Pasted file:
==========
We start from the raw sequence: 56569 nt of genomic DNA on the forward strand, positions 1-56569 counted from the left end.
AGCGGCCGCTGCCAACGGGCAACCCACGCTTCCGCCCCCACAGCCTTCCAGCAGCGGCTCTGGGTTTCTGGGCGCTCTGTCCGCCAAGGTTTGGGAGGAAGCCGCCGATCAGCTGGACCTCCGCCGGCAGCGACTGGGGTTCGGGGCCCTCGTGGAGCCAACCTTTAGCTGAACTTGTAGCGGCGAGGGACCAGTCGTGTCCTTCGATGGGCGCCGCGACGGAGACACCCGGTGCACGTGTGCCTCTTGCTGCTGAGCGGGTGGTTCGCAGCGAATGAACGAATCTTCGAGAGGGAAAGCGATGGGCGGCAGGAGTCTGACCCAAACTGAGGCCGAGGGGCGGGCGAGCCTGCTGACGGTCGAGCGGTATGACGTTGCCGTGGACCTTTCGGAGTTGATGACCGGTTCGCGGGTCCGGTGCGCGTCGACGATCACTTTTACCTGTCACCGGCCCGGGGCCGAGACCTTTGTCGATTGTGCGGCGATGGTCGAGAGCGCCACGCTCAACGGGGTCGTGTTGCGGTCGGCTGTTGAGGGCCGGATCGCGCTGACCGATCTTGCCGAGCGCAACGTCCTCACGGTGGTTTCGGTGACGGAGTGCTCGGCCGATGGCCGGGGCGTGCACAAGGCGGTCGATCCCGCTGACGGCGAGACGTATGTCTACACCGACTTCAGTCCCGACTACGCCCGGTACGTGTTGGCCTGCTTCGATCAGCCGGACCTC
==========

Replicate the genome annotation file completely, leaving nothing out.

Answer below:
We start from the raw sequence: 56569 nt of genomic DNA on the forward strand, positions 1-56569 counted from the left end.
AGCGGCCGCTGCCAACGGGCAACCCACGCTTCCGCCCCCACAGCCTTCCAGCAGCGGCTCTGGGTTTCTGGGCGCTCTGTCCGCCAAGGTTTGGGAGGAAGCCGCCGATCAGCTGGACCTCCGCCGGCAGCGACTGGGGTTCGGGGCCCTCGTGGAGCCAACCTTTAGCTGAACTTGTAGCGGCGAGGGACCAGTCGTGTCCTTCGATGGGCGCCGCGACGGAGACACCCGGTGCACGTGTGCCTCTTGCTGCTGAGCGGGTGGTTCGCAGCGAATGAACGAATCTTCGAGAGGGAAAGCGATGGGCGGCAGGAGTCTGACCCAAACTGAGGCCGAGGGGCGGGCGAGCCTGCTGACGGTCGAGCGGTATGACGTTGCCGTGGACCTTTCGGAGTTGATGACCGGTTCGCGGGTCCGGTGCGCGTCGACGATCACTTTTACCTGTCACCGGCCCGGGGCCGAGACCTTTGTCGATTGTGCGGCGATGGTCGAGAGCGCCACGCTCAACGGGGTCGTGTTGCGGTCGGCTGTTGAGGGCCGGATCGCGCTGACCGATCTTGCCGAGCGCAACGTCCTCACGGTGGTTTCGGTGACGGAGTGCTCGGCCGATGGCCGGGGCGTGCACAAGGCGGTCGATCCCGCTGACGGCGAGACGTATGTCTACACCGACTTCAGTCCCGACTACGCCCGGTACGTGTTGGCCTGCTTCGATCAGCCGGACCTC